American RadioWorks |
Image: Wikipedia (public domain)

Can how you move change how you think?

Scientists have long thought of the brain as a “control center” for the body – a kind of computer that dictates how we move. But what if how we walk and stand and gesture could actually change how we think?

Recent Posts

  • 05.12.15

    Forest Schools

    What if one day a week, school was in the woods? On the podcast, Emily Hanford takes us to Vermont to understand why teachers wanted to take their students into the forest, and what the kids -- and the teachers -- are learning from it.
  • 05.06.15

    Exposing Conditions at Native Schools

    There are 183 federally-run Bureau of Indian Education schools in the nation, and about a third of these are in poor condition. Some students at BIE schools deal with poorly-insulated classrooms, holes in the roof, rodents, and other issues on a daily basis.
  • 04.29.15

    Green Teachers

    A generation ago, if you walked into an American classroom, you’d likely find a veteran teacher who'd been on the job for 15 years or more. Today you're more likely to find a brand-new teacher – someone who's been the job for a year or less.
  • 04.22.15

    The First Gen Movement

    Over the past decade many elite colleges have taken great strides to admit low-income students, but there are unanticipated financial and cultural barriers to fitting in on campus that can’t easily be solved by merely giving students a foot in the door. Questions of class differences have spurred a nationwide movement of “first generation” student clubs on college campuses.

American RadioWorks |
Image: Wikipedia (public domain)

Can how you move change how you think?

Scientists have long thought of the brain as a “control center” for the body – a kind of computer that dictates how we move. But what if how we walk and stand and gesture could actually change how we think?

Recent Posts

  • 05.12.15

    Forest Schools

    What if one day a week, school was in the woods? On the podcast, Emily Hanford takes us to Vermont to understand why teachers wanted to take their students into the forest, and what the kids -- and the teachers -- are learning from it.
  • 05.06.15

    Exposing Conditions at Native Schools

    There are 183 federally-run Bureau of Indian Education schools in the nation, and about a third of these are in poor condition. Some students at BIE schools deal with poorly-insulated classrooms, holes in the roof, rodents, and other issues on a daily basis.
  • 04.29.15

    Green Teachers

    A generation ago, if you walked into an American classroom, you’d likely find a veteran teacher who'd been on the job for 15 years or more. Today you're more likely to find a brand-new teacher – someone who's been the job for a year or less.
  • 04.22.15

    The First Gen Movement

    Over the past decade many elite colleges have taken great strides to admit low-income students, but there are unanticipated financial and cultural barriers to fitting in on campus that can’t easily be solved by merely giving students a foot in the door. Questions of class differences have spurred a nationwide movement of “first generation” student clubs on college campuses.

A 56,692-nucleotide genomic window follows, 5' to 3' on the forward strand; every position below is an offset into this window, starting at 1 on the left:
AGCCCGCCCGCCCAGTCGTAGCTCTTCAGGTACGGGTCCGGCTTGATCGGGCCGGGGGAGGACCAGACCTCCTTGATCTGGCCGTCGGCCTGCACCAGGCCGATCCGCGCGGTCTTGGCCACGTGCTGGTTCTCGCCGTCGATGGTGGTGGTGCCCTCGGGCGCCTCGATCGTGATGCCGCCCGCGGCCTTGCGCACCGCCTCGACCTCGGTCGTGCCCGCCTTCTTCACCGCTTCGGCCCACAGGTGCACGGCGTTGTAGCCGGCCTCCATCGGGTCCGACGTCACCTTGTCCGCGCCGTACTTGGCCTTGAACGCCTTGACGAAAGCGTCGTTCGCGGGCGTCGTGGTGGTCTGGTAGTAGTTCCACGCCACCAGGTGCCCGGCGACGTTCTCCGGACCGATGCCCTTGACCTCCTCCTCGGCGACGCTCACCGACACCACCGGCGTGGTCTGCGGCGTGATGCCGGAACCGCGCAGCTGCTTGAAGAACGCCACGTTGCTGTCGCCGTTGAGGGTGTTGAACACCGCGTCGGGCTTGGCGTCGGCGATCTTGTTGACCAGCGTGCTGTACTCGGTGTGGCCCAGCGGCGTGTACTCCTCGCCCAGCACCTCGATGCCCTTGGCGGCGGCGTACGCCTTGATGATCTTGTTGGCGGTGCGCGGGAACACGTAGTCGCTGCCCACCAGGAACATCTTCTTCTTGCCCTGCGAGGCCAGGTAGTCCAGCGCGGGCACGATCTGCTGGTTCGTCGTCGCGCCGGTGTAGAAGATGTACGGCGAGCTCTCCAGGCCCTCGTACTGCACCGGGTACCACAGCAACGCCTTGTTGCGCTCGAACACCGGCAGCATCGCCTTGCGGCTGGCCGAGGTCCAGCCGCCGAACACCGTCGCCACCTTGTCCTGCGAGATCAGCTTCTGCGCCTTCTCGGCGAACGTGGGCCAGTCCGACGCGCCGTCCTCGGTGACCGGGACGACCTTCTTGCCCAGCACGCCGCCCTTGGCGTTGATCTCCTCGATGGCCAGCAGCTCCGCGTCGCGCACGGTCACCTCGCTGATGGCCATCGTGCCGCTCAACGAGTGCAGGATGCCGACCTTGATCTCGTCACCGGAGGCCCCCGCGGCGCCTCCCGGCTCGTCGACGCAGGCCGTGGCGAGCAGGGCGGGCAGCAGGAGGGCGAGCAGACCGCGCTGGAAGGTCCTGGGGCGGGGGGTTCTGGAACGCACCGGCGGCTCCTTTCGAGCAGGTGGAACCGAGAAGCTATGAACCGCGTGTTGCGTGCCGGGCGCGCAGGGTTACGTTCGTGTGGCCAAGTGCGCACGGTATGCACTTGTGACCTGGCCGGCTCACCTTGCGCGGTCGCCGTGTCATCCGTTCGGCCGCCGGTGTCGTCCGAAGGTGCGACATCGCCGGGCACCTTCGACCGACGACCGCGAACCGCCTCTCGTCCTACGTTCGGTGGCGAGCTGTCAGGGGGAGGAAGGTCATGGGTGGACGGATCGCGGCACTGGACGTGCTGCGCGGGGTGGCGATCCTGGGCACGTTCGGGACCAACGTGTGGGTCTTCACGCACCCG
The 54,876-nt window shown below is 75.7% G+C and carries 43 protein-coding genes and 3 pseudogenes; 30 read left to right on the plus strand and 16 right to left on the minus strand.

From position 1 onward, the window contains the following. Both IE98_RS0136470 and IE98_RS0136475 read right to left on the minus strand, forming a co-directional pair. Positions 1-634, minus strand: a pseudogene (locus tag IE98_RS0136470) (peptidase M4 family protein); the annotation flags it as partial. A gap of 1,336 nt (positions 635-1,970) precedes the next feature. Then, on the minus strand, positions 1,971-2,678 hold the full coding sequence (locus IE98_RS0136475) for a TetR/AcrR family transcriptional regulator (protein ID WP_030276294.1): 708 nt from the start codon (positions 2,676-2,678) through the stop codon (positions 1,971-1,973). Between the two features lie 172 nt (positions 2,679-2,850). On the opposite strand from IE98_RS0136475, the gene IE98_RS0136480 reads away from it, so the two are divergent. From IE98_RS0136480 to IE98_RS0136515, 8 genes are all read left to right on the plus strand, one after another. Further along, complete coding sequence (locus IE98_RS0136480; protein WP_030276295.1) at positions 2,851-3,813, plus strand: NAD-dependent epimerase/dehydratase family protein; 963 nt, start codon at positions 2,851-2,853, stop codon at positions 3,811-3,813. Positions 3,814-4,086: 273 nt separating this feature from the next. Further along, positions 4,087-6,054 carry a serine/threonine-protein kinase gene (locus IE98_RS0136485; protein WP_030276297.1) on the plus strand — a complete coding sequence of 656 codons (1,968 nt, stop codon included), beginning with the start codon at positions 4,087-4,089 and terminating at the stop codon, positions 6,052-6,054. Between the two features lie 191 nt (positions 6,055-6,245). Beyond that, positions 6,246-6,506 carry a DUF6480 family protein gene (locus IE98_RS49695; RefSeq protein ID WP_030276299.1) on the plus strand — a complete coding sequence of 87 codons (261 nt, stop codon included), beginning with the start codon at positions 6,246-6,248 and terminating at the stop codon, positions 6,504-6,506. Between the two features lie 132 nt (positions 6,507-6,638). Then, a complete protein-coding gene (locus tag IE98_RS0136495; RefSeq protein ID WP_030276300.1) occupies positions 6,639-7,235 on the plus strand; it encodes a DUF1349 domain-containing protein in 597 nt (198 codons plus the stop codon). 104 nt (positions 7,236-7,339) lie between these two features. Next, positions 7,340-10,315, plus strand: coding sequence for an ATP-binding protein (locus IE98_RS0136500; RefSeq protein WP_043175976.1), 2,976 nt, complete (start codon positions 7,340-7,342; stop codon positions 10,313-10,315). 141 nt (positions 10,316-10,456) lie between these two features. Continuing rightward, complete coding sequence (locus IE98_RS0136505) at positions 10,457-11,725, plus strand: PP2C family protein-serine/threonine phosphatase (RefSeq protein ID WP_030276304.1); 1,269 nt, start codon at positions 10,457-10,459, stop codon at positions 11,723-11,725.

Back to The Data

Trips by*

Alexandrine Debianchi


Total cost of 3 trips: $6,147.62


Trips traveled under the office of Donald Payne

Destination: TOUR OF AUTOMATED PHARMACY SITE
Sponsor: Medco Health Solutions Inc
Purpose: FACT-FINDING
Date: May 28, 2003 (1 day)
Expense: $497.72
source

Destination: VAUXHALL, NJ TO TUCKERTON NJ TO WASHINGTON DC
Sponsor: Rutgers University
Purpose: TO LEARN MORE ABOUT RUTGERS IMCS EDUCATION PROGRAMS, TOUR THE FIELD STATION, LIFE ON EDGE EXHIBIT AND USTUARY.
Date: Aug 11, 2003 (2 days)
Expense: $299.90
source

Destination: TAIPEI, TAIWAN (ROC)
Sponsor: Chinese International Economic Cooperation Association
Purpose: FACT FINDING AND EDUCATIONAL VISIT
Date: Aug 17, 2003 (7 days)
Expense: $5,350.00
source



* - Trips by all travelers named Alexandrine Debianchi.


American RadioWorks |
Image: Wikipedia (public domain)

Can how you move change how you think?

Scientists have long thought of the brain as a “control center” for the body – a kind of computer that dictates how we move. But what if how we walk and stand and gesture could actually change how we think?

Recent Posts

  • 05.12.15

    Forest Schools

    What if one day a week, school was in the woods? On the podcast, Emily Hanford takes us to Vermont to understand why teachers wanted to take their students into the forest, and what the kids -- and the teachers -- are learning from it.
  • 05.06.15

    Exposing Conditions at Native Schools

    There are 183 federally-run Bureau of Indian Education schools in the nation, and about a third of these are in poor condition. Some students at BIE schools deal with poorly-insulated classrooms, holes in the roof, rodents, and other issues on a daily basis.
  • 04.29.15

    Green Teachers

    A generation ago, if you walked into an American classroom, you’d likely find a veteran teacher who'd been on the job for 15 years or more. Today you're more likely to find a brand-new teacher – someone who's been the job for a year or less.
  • 04.22.15

    The First Gen Movement

    Over the past decade many elite colleges have taken great strides to admit low-income students, but there are unanticipated financial and cultural barriers to fitting in on campus that can’t easily be solved by merely giving students a foot in the door. Questions of class differences have spurred a nationwide movement of “first generation” student clubs on college campuses.